This instrument was named after the scientist who was the first to design and launch liquid fueled rockets in the US. This spectrograph looks totally within the ultraviolet part of the spectrum (that is, the part that is responsible for giving us a sun burn). It can't study objects in space as faint as the Faint Object Spectrograph but it can examine the spectrum of brighter objects in as much as 100,000 times greater detail. Astronomers use this instrument to get very detailed information on an object's chemical make up as well as motions within an object such as the way a star is blasted apart in a supernova or the way gas is swirling in a bright galaxy to help them find evidence for black holes.


When parents or teachers talk about your "attitude", they may be referring to how you feel about things or people around you. When scientists talk about the attitude of a spacecraft, however, they are referring to which way the spacecraft is pointing. Attitude control, in turn, refers to how accurately the spacecraft can be kept pointing in a particular direction.

The pointing of some spacecraft is done using little rockets attached to the spacecraft that gently turn it in different directions. But, that is not the way the Hubble Space Telescope is pointed. The HST is so sensitive and has to work for so many years in space, that scientists use a system of gyroscopes (little devices that look like and spin like toy tops) to measure the rate the HST is moving. Reaction wheels are used to turn the HST. The system applies Newton's laws of action and reaction in a very interesting way. This all happens very slowly. In the process of being re-aimed from one object to the next, the HST turns about as fast as the minute hand on a clock. Other gyroscopes keep the HST pointed steadily at its target just as gyroscopes help keep planes and rockets on course.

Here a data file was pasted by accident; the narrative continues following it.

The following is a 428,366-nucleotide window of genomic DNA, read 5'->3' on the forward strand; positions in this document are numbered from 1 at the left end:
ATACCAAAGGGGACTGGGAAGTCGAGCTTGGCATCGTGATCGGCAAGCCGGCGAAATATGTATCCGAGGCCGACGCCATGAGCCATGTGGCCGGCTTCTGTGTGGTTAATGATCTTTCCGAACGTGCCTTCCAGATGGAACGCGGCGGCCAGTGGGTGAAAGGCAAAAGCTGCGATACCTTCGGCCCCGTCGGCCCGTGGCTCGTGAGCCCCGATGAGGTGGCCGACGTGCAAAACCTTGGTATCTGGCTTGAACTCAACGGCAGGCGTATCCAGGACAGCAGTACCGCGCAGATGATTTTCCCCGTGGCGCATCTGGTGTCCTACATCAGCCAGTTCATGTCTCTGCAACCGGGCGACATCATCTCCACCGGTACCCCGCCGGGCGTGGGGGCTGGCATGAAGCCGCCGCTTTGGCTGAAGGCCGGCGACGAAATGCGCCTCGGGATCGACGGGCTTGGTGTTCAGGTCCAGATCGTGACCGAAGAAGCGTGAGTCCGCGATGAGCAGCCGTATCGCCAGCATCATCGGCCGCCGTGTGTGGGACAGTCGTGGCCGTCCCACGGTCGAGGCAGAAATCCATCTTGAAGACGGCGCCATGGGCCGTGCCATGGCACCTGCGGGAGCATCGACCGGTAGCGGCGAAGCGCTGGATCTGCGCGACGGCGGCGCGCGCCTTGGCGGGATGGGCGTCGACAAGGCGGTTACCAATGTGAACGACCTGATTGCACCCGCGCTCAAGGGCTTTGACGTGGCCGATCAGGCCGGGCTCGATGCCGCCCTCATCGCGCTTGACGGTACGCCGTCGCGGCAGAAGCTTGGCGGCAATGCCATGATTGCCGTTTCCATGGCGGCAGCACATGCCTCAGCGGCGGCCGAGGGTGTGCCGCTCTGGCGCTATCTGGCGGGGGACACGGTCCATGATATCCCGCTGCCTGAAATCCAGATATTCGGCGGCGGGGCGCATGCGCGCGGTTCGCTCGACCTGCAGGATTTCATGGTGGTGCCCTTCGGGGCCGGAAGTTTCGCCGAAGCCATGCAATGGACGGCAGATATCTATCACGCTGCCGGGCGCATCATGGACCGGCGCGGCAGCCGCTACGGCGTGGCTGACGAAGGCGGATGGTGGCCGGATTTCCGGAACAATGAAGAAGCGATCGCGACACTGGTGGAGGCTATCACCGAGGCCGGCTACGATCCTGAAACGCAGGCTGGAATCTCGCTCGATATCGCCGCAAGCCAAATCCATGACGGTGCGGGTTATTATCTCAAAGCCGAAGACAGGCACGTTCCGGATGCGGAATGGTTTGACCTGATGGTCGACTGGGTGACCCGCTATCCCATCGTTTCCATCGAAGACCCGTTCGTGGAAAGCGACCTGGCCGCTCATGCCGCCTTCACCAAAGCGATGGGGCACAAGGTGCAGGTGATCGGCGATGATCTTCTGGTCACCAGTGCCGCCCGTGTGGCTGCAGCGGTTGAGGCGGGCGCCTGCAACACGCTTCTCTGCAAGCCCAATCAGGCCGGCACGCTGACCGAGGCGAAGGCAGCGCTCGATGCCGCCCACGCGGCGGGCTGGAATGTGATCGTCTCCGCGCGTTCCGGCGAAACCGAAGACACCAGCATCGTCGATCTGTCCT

The HST runs on sunlight. Flanking the telescope's tube are two thin, blue panels containing solar cells. (They look like curtains being stretched out to dry). Each is about 7 and a half feet by 39 feet in size. They convert sunlight directly into electricity to run the telescope's scientific instruments, computers and radio transmitters. Some of the energy generated is also stored in on board batteries so the telescope can continue to have power even when it's in the earth's shadow (which is about 25 minutes out of each 96 minute orbit).

The solar panels, along with the FOC, were built by the European Space Agency. The Live From Broadcast on March14 will receive a videoconference uplink from The European Space Agency's facility at Garching, near Munich, Germany.


Scientists remain in contact with the HST by means of radio signals. In turn, the HST sends its images and other data to the ground by radio signals as well. These signals do not go directly from the Space Telescope Science Institute to HST and back. Instead, they follow a complicated "bounce around" route using different earth orbiting communications satellites and other relay stations on the ground.

Information for this description of the Hubble Telescope came from the National Space Science Data Center and the Space Telescope Science Institute.